By Andrew Tarantola
March 16, 2017
Article from Engadget
Community group accuses AT&T of drawing 'digital redlines' for poor neighborhoods
Cleveland-based community groups have issued a report accusing AT&T of engaging in a process known as "digital redlining" with regards to its broadband service in the city. The groups, Connect Your Community and the National Digital Inclusion Alliance (NDIA), allege that AT&T has purposefully and "systematically discriminated against lower-income Cleveland neighborhoods in its deployment of home Internet and video technologies over the past decade."
"Digital redlining" is an update to an older real estate term wherein lenders would refuse to loan money to people in low-income areas because they were deemed a financial liability. The technique was often used to segregate minorities and the working class from their wealthier white neighbors until it was outlawed by the Fair Housing Act of 1968 and again by the Community Reinvestment Act of 1977. "When lending institutions have engaged in similar policies and practices, our communities haven't hesitated to call it 'redlining,'" the advocacy groups reported. "We see no reason to hesitate to call it 'digital redlining' in this case."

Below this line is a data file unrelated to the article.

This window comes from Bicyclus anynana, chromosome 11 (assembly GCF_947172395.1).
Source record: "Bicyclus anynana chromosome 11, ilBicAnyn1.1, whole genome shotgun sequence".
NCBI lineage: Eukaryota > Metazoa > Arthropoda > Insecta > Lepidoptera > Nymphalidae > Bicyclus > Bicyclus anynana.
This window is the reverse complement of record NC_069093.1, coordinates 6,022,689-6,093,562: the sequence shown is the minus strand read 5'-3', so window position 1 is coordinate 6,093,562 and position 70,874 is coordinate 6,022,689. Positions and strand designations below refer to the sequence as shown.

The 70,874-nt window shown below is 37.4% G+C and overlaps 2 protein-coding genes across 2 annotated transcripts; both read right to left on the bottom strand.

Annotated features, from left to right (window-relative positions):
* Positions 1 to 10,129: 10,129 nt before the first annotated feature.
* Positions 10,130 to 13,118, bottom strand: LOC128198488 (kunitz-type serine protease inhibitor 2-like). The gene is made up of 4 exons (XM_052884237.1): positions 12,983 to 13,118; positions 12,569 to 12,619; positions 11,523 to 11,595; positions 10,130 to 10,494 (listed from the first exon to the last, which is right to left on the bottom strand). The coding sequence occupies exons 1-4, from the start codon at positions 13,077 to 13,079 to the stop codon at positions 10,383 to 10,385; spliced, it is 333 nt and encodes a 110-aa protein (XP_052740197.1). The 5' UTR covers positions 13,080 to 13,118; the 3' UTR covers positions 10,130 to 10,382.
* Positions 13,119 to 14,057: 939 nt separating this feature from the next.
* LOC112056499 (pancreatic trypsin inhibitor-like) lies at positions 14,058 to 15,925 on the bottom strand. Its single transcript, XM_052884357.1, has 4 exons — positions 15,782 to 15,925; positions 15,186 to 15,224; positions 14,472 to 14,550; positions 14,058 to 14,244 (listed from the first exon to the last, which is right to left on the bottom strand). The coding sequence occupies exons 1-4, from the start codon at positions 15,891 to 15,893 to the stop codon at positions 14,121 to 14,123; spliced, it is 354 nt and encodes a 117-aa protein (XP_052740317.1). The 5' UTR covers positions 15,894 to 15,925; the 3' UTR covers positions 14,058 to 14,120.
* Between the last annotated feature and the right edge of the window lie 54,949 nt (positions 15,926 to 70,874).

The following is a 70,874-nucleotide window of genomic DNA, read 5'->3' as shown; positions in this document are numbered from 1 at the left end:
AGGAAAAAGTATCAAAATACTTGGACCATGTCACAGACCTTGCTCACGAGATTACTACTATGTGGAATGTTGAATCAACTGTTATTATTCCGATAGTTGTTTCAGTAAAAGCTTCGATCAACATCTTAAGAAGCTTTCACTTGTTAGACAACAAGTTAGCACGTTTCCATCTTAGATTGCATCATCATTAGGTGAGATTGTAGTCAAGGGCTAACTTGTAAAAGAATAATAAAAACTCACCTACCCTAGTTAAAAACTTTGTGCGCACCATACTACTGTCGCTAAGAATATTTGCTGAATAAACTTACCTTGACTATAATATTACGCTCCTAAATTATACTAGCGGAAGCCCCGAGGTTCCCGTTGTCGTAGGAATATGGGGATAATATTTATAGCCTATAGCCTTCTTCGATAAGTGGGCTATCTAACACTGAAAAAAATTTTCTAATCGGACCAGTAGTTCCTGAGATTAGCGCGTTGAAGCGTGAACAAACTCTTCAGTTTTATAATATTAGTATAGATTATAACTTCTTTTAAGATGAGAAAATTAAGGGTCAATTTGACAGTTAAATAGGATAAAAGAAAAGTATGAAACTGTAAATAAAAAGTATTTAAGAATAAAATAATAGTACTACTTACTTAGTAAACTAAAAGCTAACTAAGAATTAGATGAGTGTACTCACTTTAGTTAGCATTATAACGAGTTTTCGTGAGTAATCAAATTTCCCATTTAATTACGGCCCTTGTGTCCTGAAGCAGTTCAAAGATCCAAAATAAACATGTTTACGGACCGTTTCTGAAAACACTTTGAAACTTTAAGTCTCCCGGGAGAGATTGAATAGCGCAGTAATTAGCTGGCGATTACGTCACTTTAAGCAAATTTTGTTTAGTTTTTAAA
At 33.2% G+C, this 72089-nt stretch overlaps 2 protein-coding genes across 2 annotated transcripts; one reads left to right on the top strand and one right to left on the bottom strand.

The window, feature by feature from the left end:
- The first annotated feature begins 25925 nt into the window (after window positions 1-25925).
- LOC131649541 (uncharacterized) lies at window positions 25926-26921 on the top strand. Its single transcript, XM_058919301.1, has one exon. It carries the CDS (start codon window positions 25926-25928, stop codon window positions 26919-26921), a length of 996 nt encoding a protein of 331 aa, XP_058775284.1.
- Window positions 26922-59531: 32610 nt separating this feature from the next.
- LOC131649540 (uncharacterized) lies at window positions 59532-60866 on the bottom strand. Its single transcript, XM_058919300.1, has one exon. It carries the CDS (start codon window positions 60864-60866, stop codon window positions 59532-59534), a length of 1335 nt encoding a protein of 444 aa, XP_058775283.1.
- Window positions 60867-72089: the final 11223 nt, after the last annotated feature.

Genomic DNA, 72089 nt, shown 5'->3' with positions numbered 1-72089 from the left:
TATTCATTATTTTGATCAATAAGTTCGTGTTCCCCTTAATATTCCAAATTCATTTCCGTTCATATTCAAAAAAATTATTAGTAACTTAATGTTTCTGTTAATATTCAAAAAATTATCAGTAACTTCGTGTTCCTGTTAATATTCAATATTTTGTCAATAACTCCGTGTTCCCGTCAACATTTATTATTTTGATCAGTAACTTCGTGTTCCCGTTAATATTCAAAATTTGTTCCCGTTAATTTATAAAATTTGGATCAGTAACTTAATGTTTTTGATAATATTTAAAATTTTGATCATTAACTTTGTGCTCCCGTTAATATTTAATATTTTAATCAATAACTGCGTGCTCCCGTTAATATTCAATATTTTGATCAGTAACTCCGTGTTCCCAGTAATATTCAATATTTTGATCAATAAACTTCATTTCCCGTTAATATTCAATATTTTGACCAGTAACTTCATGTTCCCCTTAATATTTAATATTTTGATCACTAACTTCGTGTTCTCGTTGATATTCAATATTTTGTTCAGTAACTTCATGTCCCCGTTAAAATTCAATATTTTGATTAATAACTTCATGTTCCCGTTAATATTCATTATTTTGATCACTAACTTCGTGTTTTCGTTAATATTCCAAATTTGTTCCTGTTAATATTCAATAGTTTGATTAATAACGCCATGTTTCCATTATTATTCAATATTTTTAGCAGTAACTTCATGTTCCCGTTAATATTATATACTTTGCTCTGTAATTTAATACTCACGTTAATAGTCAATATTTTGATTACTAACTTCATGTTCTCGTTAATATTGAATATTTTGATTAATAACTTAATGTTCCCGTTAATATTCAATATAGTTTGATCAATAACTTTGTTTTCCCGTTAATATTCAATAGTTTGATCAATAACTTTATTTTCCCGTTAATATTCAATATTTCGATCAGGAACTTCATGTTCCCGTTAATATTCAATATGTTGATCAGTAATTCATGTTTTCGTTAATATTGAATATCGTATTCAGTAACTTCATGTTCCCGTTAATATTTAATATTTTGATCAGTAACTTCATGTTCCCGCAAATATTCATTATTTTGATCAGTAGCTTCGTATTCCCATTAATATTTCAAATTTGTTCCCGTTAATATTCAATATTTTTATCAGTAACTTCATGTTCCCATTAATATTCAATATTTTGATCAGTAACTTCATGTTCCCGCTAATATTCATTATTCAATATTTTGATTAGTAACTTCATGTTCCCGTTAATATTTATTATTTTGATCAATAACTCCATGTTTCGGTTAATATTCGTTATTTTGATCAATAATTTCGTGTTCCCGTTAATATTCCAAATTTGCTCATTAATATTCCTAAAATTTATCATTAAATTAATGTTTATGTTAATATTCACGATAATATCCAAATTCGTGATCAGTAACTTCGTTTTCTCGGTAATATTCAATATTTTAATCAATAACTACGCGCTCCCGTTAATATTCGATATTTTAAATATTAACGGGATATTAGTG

However, AT&T has reportedly been practicing a similar technique in Cleveland, Ohio with its broadband upgrades. "Specifically, AT&T has chosen not to extend its 'fiber-to-the-node' VDSL infrastructure—which is now the standard for most Cuyahoga County suburbs and other urban AT&T markets throughout the US—to the majority of Cleveland Census blocks, including the overwhelming majority of blocks with individual poverty rates above 35 percent," the report states.